Interview: Heather Nova

Foto: Sacha Blackburne

Sirenen og kvinden Heather Nova

Heldigvis sker det jævnligt, at Heather Nova gæster Danmark, men det er ikke så tit, man har mulighed for at møde kvinden til en snak om hende selv, hendes opvækst, om livet som turnerende musiker og om rollen som moder. Mens jeg stod og ventede uden for Vega, tænkte jeg på, om Heather Nova er lige så smuk og eksotisk, som hun fremstår på scenen, og om hendes ellers så private væsen ville gøre det svært at snakke om andet end musikken.
Inden for og foran mig i den mørke lædersofa sad en afslappet og smilende kvinde med begyndende rynker om øjnene og med en ligefrem attitude, der hurtigt skabte en afslappet atmosfære. Smuk og elegant på en ganske naturlig måde, og veltalende og reflekterende, som havde vi kendt hinanden længere end blot ti minutter.

DISKANT: Do you remember the first time you played in Denmark?
HEATHER NOVA: No, not really. Was it here in Vega?
DISKANT: It was in something called Pumpehuset, and there were about 75 people that night.
HEATHER NOVA: Well, that was my first tour, just after the release of Oyster, and I remember Denmark being slower than the rest of the countries to connect with my music. But I do remember a gig with an intimate crowd, tables with candles, and we talked with people after the show, that’s right. That must have been my first show in Denmark.

DISKANT: Let’s talk about your new album 300 Days at Sea. I was really surprised, when I heard the rawness of the sound.
HEATHER NOVA: I love it, I love the rock-thing, and I’ve always loved it. I mean, the last album I made, the acoustic one, I’d always wanted to make a stripped-down album, but I realized when playing live, I really enjoy rocking with the band! And these songs that I wrote, it felt like they needed a full band.
DISKANT: The album seems very organized.
HEATHER NOVA: Well, yeah, for sure, I don’t start recording before I finish the songs, and until I have a plan. And I knew I wanted to make a rocking, but beautiful sounding record. I knew I wanted to get that sense.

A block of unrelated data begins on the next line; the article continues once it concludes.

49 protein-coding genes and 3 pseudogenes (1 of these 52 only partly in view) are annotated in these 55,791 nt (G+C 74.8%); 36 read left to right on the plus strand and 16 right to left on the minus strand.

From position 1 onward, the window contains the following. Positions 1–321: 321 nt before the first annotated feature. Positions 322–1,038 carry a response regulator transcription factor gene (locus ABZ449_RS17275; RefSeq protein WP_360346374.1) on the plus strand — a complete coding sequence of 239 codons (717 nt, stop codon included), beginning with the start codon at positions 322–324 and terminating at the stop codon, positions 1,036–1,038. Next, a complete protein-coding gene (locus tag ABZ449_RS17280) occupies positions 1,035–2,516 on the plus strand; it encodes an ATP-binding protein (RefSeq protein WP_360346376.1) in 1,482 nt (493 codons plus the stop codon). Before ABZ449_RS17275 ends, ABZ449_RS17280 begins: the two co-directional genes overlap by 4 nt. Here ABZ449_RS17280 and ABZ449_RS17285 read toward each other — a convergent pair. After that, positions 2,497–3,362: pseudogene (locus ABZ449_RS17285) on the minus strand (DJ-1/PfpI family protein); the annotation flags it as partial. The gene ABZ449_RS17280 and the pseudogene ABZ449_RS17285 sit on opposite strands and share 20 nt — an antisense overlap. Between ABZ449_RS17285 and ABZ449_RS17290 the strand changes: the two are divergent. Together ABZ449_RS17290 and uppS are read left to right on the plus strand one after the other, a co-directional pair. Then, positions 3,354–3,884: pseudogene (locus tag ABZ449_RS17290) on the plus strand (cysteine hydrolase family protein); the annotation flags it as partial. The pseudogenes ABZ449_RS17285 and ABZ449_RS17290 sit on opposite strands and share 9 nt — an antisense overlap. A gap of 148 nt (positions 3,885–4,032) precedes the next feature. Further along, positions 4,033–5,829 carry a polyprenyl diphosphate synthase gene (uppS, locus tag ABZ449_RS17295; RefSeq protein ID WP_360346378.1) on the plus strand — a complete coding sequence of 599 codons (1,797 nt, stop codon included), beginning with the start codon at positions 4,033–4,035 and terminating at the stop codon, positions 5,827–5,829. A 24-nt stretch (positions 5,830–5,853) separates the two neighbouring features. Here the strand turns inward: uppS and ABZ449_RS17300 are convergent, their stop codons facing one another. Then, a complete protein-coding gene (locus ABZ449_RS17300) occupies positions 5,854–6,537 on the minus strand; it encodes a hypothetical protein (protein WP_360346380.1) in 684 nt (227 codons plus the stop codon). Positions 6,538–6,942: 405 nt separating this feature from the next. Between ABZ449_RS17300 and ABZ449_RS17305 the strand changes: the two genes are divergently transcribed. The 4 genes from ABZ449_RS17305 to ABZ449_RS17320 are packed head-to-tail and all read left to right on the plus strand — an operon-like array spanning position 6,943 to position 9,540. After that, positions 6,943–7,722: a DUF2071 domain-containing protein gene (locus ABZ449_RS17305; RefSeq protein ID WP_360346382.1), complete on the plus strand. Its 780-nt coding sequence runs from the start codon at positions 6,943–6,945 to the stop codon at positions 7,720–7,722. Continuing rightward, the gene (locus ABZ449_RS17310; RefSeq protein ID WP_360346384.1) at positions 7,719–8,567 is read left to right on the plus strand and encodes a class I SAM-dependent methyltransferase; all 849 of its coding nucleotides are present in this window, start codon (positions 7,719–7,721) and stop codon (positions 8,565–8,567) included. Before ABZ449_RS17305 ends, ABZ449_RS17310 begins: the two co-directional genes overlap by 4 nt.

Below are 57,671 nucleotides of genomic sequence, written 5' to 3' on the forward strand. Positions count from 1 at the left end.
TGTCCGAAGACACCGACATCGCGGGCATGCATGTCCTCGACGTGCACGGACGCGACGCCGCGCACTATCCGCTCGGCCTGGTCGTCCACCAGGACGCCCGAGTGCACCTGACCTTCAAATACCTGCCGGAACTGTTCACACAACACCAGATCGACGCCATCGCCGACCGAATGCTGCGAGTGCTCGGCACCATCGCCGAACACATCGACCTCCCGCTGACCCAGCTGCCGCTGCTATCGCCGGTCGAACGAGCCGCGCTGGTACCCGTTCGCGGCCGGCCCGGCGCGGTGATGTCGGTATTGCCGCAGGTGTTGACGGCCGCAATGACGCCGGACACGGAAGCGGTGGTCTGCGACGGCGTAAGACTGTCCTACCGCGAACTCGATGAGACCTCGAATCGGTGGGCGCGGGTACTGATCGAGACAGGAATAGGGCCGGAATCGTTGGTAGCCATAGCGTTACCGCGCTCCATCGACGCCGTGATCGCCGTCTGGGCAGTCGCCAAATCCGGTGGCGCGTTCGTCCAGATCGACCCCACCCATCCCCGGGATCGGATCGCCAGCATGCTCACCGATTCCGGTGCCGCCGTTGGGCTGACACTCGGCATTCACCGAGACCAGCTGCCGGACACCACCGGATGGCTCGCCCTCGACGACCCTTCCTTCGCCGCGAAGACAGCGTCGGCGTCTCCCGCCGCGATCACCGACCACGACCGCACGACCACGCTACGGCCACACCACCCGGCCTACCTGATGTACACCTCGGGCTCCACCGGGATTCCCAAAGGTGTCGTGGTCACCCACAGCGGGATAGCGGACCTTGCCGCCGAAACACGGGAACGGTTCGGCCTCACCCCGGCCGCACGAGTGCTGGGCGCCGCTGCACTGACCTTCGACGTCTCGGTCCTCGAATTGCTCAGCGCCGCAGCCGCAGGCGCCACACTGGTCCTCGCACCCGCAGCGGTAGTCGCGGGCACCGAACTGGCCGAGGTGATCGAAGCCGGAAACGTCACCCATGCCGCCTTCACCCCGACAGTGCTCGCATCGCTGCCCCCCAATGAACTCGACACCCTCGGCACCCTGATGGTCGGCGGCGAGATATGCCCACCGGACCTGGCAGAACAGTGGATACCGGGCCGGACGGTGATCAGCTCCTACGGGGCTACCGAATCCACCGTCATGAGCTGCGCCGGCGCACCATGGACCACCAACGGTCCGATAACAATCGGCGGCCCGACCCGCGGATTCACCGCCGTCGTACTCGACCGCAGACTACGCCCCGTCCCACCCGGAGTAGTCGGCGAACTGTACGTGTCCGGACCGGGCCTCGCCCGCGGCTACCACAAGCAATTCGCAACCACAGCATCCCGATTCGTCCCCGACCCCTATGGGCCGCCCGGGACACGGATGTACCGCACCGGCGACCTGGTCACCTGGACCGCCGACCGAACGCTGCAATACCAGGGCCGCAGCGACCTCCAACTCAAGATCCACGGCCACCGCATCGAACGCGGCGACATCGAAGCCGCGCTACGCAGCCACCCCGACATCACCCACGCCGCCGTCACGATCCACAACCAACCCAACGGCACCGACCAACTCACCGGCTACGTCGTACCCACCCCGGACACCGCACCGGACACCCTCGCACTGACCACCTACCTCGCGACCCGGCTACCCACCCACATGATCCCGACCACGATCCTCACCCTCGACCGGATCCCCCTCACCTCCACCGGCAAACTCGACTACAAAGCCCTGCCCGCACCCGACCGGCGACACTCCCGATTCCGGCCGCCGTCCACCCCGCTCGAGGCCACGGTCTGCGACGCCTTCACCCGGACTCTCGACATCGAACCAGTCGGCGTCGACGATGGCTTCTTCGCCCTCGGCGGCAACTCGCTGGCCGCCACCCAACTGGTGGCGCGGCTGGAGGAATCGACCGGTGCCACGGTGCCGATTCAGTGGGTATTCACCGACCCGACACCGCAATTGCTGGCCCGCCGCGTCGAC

DISKANT: Were you trying to rediscover your roots?
HEATHER NOVA: Maybe. In between Oyster and this one, there were a few records there that I felt like they felt too produced. It was a problem for me, and it has always been a problem for me. As soon as you go in the studio, you need some of that rawness. And I’ve never felt, I’ve made an album that captures, what we do live. So this one isn’t like live, but I think there is a little bit of rawness in it. And I don’t think it is overproduced. An album like South and even Redbird I think, they felt overproduced. They are polished too much. But maybe I needed doing that emotionally or something. My first two records were so raw and emotionally, and in a way I felt so exposed that it felt almost … too much – and maybe I was protecting myself a little bit on those following albums. But on this one I’m not afraid anymore!

DISKANT: It’s interesting, because on one hand you expose yourself 100 %, and on the other hand you seem like a very private person.
HEATHER NOVA: And that is the biggest contradiction, and I don’t even understand it myself. I mean, I’m very shy, and I’m very, very private. Maybe that is why I need to do that in music. Because I’m so private, I need some place, where I can sing my heart out and say how I feel, because …the rest of the time I don’t. That’s what music does for me, and allows me to … to be my raw self, and especially singing live, I love that feeling of just letting go, you know!